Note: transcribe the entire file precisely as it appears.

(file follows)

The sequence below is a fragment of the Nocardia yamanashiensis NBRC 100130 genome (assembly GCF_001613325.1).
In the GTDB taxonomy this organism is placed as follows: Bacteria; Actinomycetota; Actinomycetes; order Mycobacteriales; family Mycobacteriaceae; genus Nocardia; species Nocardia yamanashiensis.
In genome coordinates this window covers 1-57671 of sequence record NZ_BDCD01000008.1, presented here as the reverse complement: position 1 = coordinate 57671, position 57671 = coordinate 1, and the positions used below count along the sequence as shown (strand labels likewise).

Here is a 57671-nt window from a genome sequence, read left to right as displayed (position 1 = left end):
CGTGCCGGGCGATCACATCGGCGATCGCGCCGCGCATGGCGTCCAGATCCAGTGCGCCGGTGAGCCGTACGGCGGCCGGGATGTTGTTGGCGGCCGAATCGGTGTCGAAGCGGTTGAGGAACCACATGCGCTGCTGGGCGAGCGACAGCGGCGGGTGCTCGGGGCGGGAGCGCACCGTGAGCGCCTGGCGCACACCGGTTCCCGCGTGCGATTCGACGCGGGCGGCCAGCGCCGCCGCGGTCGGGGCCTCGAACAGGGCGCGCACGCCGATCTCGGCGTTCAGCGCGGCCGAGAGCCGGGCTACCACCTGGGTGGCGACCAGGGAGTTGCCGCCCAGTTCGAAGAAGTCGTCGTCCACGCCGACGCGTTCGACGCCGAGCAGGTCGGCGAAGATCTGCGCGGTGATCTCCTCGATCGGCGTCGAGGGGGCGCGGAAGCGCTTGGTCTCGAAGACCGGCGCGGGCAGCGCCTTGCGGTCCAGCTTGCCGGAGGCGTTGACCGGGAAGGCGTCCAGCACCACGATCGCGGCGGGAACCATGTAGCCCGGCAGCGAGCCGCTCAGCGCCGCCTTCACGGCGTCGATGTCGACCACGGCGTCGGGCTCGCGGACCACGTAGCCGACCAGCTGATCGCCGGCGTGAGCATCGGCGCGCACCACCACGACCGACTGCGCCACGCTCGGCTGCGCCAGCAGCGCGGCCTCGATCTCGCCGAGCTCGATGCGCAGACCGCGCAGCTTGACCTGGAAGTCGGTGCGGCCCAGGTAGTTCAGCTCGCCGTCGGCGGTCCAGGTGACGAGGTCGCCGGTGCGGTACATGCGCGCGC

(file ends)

The sequence below is a fragment of the Nocardia yamanashiensis NBRC 100130 genome (assembly GCF_001613325.1).
In the GTDB taxonomy this organism is placed as follows: Bacteria; Actinomycetota; Actinomycetes; order Mycobacteriales; family Mycobacteriaceae; genus Nocardia; species Nocardia yamanashiensis.
In genome coordinates this window covers 1-57671 of sequence record NZ_BDCD01000008.1, presented here as the reverse complement: position 1 = coordinate 57671, position 57671 = coordinate 1, and the positions used below count along the sequence as shown (strand labels likewise).

Here is a 57671-nt window from a genome sequence, read left to right as displayed (position 1 = left end):
CGTGCCGGGCGATCACATCGGCGATCGCGCCGCGCATGGCGTCCAGATCCAGTGCGCCGGTGAGCCGTACGGCGGCCGGGATGTTGTTGGCGGCCGAATCGGTGTCGAAGCGGTTGAGGAACCACATGCGCTGCTGGGCGAGCGACAGCGGCGGGTGCTCGGGGCGGGAGCGCACCGTGAGCGCCTGGCGCACACCGGTTCCCGCGTGCGATTCGACGCGGGCGGCCAGCGCCGCCGCGGTCGGGGCCTCGAACAGGGCGCGCACGCCGATCTCGGCGTTCAGCGCGGCCGAGAGCCGGGCTACCACCTGGGTGGCGACCAGGGAGTTGCCGCCCAGTTCGAAGAAGTCGTCGTCCACGCCGACGCGTTCGACGCCGAGCAGGTCGGCGAAGATCTGCGCGGTGATCTCCTCGATCGGCGTCGAGGGGGCGCGGAAGCGCTTGGTCTCGAAGACCGGCGCGGGCAGCGCCTTGCGGTCCAGCTTGCCGGAGGCGTTGACCGGGAAGGCGTCCAGCACCACGATCGCGGCGGGAACCATGTAGCCCGGCAGCGAGCCGCTCAGCGCCGCCTTCACGGCGTCGATGTCGACCACGGCGTCGGGCTCGCGGACCACGTAGCCGACCAGCTGATCGCCGGCGTGAGCATCGGCGCGCACCACCACGACCGACTGCGCCACGCTCGGCTGCGCCAGCAGCGCGGCCTCGATCTCGCCGAGCTCGATGCGCAGACCGCGCAGCTTGACCTGGAAGTCGGTGCGGCCCAGGTAGTTCAGCTCGCCGTCGGCGGTCCAGGTGACGAGGTCGCCGGTGCGGTACATGCGCGCGC